Monday, November 30, 2009

Bloomberg Needed to Spend the Money!

News over the long weekend that Mike Bloomberg had-so far-spent more money than any other individual in an effort to obtain a political office was met with the usual shrugged shoulders; and nary an editorial whimper from the guardians of campaign finance probity over at the NY Times.
The paper did enlighten us in its news pages: "To eke out an election victory over the city’s low-key comptroller, Mayor Michael R. Bloomberg spent $102 million of his own fortune — or about $174 per vote — according to data released Friday, making his bid for a third term the most expensive campaign in the city’s history. Mr. Bloomberg, the wealthiest man in New York City, shattered his own records: He poured $85 million into his campaign in 2005 (or $112 per vote) and $74 million into his first bid for office in 2001 ($99 per vote)."

While some may find this an outrageous sum-and a blot on the city's pretension to democratic rule-there are those who feel that the expenditure was justified: "Howard Wolfson, a spokesman for the mayor’s campaign, said that a harsh political environment helped oust incumbents in Westchester County and New Jersey. “The reason this anti-incumbent wave stopped at the Hudson’s edge,” Mr. Wolfson said, “is because the mayor ran an effective campaign based on eight years of success.”

And here's his $40,000/month opinion for the NY Daily News: "Campaign spokesman Howard Wolfson said this year's record price tag was "absolutely" worth it in a election season with a national anti-incumbent undercurrent. "In a climate in which people are unhappy - [with] the economy especially - campaigns have to start early, and they have to reach out to voters in many different ways," Wolfson said."

Well, we agree partially at least with the assessment of Wolfman Howard-Mike really needed to spend the money; not to dramatize the, "eight years of success," but to do damage control over the mayor's eroding base of support-exacerbated by his overturning of the city's term limits law. And the vaunted anti-incumbent sentiment is a concept that Howard reifies in his effort to minimize that the NYC anti-incumbent sentiment was all about Mike Bloomberg.

Oh, and did Howard forget that a good chunk of the money supposedly touting the mayor's political triumphs, was actually spent demonizing the record of his little known opponent? Howard, forever the dreidel, it seems.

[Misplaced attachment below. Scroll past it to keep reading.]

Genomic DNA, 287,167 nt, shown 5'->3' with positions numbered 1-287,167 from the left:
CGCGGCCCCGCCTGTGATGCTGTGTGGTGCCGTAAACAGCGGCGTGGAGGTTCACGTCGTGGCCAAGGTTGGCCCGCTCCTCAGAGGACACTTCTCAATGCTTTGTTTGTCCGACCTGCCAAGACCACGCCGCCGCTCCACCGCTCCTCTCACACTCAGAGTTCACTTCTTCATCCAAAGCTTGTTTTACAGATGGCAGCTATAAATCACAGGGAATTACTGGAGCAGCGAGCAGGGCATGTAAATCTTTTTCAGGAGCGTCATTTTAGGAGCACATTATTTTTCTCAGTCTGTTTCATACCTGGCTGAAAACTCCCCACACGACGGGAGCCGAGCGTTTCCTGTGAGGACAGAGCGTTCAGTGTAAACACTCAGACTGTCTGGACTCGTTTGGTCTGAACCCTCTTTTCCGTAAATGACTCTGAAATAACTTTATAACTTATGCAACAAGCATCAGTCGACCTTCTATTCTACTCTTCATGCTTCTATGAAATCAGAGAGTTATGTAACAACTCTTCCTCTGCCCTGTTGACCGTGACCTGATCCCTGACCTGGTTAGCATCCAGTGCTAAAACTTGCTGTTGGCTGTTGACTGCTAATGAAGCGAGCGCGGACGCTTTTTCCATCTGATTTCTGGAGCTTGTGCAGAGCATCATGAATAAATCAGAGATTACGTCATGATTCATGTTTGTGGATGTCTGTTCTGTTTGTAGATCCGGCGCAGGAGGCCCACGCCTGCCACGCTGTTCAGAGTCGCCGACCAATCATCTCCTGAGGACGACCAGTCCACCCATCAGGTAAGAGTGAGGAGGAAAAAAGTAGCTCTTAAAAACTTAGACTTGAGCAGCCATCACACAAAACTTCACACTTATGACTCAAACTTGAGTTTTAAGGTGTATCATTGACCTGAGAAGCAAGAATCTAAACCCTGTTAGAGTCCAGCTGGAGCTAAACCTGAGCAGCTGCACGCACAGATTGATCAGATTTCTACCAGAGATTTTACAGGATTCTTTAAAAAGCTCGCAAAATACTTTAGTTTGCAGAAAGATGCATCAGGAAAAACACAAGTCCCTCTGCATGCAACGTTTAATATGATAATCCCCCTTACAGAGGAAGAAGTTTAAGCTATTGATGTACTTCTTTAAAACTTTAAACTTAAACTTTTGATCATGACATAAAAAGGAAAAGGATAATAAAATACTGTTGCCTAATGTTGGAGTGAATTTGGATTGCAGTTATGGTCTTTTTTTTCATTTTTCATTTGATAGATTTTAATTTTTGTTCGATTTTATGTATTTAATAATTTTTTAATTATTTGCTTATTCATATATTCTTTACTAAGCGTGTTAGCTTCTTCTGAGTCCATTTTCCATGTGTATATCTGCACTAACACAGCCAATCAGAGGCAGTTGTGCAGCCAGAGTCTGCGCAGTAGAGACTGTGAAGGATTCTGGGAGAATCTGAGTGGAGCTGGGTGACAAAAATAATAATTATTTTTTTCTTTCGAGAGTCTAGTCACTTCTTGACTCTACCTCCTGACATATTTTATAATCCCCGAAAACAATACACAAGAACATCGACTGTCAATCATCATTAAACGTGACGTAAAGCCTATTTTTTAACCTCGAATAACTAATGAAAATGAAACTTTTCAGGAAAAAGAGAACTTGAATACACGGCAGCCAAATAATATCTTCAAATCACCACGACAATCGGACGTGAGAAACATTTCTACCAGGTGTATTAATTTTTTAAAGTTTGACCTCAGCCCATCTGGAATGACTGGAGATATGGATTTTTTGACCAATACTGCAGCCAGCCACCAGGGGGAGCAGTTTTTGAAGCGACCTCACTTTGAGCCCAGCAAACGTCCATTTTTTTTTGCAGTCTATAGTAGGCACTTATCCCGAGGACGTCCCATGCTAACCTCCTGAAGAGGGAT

But the mayor's methods will reverberate-and the backlash is already beginning to be felt as good government groups and council members push back against the arrogance of power: "
Mr. Bloomberg has now spent at least $261 million of his own money in the pursuit of public office, more than anyone else in the United States. Government watchdog groups criticized the nine-digit price tag for his re-election, saying it undermined a widely admired campaign finance system that Mr. Bloomberg helped install in the city."

"Widely admired? By whom? What's to admire about a system that allows a Michael Bloomberg to spend $102 million on a mayoral campaign, but restricts us nefarious lobbyists to $250? But NYPIRG's Gene Russianoff understands the damage that the Bloomberg campaign has done: "Mr. Bloomberg did not participate in the system, which rewards candidates who raise small donations with large matching money from taxpayers....“He has done long-term damage to the system,” said Gene Russianoff, staff attorney at the New York Public Interest Research Group."

Now we'll see how the reformers do damage control. Bloomberg has undermined even the pretense of a democratic process. He should now be held to an extraordinary high standard-and his actions and policies should be scrutinized with a great deal of tender loving care.